Why should we stand up for normative monogamy? Well, not all forms of marriage lead to equal outcomes.

For example, “normative monogamy reduces crime rates, including rape, murder, assault, robbery and fraud, as well as decreasing personal abuses” and is therefore better for adults and children, according to academics Joseph Henrich, Robert Boyd and Peter J. Richerson in The Puzzle of Monogamous  Marriage

Of course, my fellow Australians instinctively know that monogamy is good for children. Or at least a good majority know.

Another important study, The World Family Map, found that 70 per cent of Australians believe a child needs to grow up in a home with both a mum and dad to be happy.

Indeed, no self-styled progressive thinker has satisfactorily explained to me why promoting a gender-balanced workplace for adults is laudable but promoting a gender-balanced marriage for children is “bigoted”.

In point of fact, “progressives” seem happier with “marriage equality” (or more precisely marital chaos) because adults-first libertarianism is more fashionable than child welfare in politically-correct circles.

As for workable open marriages and harmless adulterers? There’s no such thing. Or to quote William Tucker, the author of Marriage and Civilization: How Monogamy Made Us Human: “…human societies everywhere and throughout all time have enforced some kind of rules on marriage and have frowned on extramarital affairs.

“The stability of the group is at stake. If people start flaunting the rules of marriage, then the equilibrium is upset as growing numbers of males and females are left without mates.

“These individuals become disruptive, and the cohesion of the entire society is threatened.”

Granted, there will always be innocents who through no fault of their own find themselves single, but that shouldn’t prevent communities from holding serial adulterers and other family wreckers to account.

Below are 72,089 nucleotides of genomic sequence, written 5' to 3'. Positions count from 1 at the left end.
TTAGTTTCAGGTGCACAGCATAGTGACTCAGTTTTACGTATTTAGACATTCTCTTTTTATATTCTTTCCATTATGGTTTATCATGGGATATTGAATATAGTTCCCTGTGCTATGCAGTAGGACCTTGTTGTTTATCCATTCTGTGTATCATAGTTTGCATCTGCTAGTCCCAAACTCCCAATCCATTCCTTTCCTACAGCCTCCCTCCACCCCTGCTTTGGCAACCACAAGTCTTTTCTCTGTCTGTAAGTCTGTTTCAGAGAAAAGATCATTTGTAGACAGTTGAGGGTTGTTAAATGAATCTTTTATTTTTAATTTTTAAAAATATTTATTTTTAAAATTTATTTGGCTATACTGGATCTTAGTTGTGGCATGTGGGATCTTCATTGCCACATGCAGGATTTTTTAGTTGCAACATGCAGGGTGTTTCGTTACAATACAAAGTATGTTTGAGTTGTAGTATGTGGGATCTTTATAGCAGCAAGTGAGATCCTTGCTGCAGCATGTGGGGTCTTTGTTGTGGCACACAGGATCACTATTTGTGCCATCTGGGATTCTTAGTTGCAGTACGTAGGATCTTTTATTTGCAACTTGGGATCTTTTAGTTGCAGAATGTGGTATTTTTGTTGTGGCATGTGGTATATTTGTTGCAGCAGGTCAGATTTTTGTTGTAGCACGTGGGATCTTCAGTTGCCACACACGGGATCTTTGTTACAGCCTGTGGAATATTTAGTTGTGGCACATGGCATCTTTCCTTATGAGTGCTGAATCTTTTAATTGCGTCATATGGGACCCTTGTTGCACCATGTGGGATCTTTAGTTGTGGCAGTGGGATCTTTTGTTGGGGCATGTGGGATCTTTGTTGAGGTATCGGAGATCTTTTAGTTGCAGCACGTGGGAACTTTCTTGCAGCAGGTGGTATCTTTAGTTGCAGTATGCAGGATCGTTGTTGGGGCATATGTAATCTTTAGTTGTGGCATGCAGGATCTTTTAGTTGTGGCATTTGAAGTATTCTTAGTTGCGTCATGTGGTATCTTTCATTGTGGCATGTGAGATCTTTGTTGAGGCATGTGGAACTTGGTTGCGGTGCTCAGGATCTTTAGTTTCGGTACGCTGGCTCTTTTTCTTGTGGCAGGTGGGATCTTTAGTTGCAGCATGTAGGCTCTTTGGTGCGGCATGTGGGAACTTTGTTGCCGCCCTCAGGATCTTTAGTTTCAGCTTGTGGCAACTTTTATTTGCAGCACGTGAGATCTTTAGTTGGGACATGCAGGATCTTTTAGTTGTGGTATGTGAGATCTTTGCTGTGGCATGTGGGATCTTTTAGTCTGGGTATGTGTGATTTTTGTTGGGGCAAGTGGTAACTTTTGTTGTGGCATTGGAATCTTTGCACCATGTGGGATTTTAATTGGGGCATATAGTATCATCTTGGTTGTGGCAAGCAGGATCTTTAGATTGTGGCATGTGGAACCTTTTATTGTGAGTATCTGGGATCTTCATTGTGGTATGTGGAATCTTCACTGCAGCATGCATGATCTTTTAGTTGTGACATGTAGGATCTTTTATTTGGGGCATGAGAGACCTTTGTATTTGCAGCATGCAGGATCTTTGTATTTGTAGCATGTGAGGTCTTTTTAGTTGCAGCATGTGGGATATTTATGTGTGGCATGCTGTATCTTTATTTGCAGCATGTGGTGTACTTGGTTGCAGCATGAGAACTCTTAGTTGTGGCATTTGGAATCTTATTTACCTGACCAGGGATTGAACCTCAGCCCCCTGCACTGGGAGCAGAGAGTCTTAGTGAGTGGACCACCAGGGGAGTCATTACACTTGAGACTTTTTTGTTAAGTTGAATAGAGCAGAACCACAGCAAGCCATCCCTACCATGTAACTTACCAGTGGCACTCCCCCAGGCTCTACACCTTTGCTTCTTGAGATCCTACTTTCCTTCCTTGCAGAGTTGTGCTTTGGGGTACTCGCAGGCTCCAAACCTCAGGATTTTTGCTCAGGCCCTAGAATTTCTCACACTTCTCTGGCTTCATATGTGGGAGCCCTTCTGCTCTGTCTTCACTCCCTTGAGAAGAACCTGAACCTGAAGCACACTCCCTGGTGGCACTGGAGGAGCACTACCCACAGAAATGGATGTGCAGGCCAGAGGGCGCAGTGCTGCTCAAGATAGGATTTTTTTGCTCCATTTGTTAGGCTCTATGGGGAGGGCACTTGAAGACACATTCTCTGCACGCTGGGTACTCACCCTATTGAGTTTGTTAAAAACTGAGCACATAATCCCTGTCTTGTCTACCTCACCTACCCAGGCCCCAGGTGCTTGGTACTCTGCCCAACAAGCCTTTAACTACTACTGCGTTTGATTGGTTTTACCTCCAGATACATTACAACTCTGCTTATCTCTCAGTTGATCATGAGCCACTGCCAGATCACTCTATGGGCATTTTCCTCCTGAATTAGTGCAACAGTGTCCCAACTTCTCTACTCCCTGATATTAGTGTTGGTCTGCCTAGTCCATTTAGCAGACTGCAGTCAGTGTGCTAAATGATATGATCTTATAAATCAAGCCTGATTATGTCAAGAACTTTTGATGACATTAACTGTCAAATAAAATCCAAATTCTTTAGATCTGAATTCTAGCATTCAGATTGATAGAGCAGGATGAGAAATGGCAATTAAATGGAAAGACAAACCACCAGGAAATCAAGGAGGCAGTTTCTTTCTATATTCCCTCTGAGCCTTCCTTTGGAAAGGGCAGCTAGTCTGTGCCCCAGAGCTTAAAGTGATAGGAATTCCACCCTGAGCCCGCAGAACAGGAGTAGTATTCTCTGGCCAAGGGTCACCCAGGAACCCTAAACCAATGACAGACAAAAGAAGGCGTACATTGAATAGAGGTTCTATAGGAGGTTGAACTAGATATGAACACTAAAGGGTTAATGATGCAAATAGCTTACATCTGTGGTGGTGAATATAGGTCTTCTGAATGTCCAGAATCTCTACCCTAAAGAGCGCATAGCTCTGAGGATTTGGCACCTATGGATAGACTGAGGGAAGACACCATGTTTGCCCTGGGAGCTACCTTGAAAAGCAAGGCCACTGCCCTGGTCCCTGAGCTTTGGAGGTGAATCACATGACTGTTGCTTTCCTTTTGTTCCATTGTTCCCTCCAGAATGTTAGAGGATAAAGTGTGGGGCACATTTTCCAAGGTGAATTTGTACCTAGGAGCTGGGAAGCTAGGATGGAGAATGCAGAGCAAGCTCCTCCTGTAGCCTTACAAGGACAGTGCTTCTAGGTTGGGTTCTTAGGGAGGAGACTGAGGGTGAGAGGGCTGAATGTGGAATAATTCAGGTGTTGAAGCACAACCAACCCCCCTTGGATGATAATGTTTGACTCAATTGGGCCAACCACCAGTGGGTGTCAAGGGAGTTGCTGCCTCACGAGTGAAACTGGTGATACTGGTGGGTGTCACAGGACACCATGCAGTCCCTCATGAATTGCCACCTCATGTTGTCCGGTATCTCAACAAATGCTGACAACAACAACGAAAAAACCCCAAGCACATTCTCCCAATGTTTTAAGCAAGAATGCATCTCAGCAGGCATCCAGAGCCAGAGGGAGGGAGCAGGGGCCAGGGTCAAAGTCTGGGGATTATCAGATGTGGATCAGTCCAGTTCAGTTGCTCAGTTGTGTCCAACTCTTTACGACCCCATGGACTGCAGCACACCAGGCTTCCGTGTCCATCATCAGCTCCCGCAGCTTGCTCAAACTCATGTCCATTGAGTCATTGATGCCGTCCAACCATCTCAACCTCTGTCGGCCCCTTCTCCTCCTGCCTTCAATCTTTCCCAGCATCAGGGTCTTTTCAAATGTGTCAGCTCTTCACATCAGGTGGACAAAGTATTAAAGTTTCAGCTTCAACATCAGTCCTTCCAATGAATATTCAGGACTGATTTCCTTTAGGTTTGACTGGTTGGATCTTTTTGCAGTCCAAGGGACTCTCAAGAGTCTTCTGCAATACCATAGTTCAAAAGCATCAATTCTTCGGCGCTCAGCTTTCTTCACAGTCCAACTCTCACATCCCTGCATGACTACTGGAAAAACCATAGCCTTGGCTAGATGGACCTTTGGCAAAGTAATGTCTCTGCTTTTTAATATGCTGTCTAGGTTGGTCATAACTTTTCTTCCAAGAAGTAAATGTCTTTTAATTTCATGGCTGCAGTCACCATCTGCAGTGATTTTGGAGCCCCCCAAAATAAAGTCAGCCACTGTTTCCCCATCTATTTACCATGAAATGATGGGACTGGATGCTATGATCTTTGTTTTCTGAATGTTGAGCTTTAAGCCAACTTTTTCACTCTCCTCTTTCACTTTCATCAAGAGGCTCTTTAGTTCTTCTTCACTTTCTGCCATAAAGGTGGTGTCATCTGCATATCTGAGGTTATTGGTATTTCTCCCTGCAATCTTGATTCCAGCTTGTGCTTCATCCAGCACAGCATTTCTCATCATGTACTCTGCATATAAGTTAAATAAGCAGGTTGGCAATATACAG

And let’s be realistic: if responsible adults don’t uphold basic values, predatory radicals will move in.
To be sure, normative monogamy isn’t always easy.

“Monogamy is not a hard-wired biological directive humans must follow,” asserts the attorney and award-winning author Wesley J. Smith.

“Only humans can create cultures that are or are not monogamous. Only humans can make the often difficult decision to stick to a single sexual partner. And that is one reason why we are exceptional.”

One problem: too many doubting conservatives forget that once we lived in a bloody society where polygyny was the rule, not the exception.

We forget that 85 percent of societies have practiced polygamy, but thanks to a number of factors, including the spread of Christian values, normative monogamy liberated millions of women and children from sexism and misogyny.

Some of us forget too – or aren’t informed – that monogamy is contagious. Take Indonesia, the world’s largest Muslim-majority nation, where polygamy is in trouble, or Malaysia where monogamy is gaining a fan base.

Of significance, a survey coordinated by two German-based cultural organisations revealed that many young Asians are opposed to polygamy (from 73 per cent of 1,060 polled Malaysians to 86 percent of 1,496 Indonesians), a major cultural shift for the Asia-Pacific region.

Why polygamy fell is one of the most underreported stories of our time. But it’s a story that’s worth telling to progressives who preach that heterosexual monogamous marriage is just simply another expression of multicultural love.

In all truth, it’s much more valuable, especially for vulnerable women and children.

“Within the anthropological record, there is a statistical linkage between democratic institutions and normative monogamy,” too state the authors of The Puzzle of Monogamous Marriage.

Think about that the next time you’re told that protecting the time-honoured tradition of male-female unions doesn’t matter.

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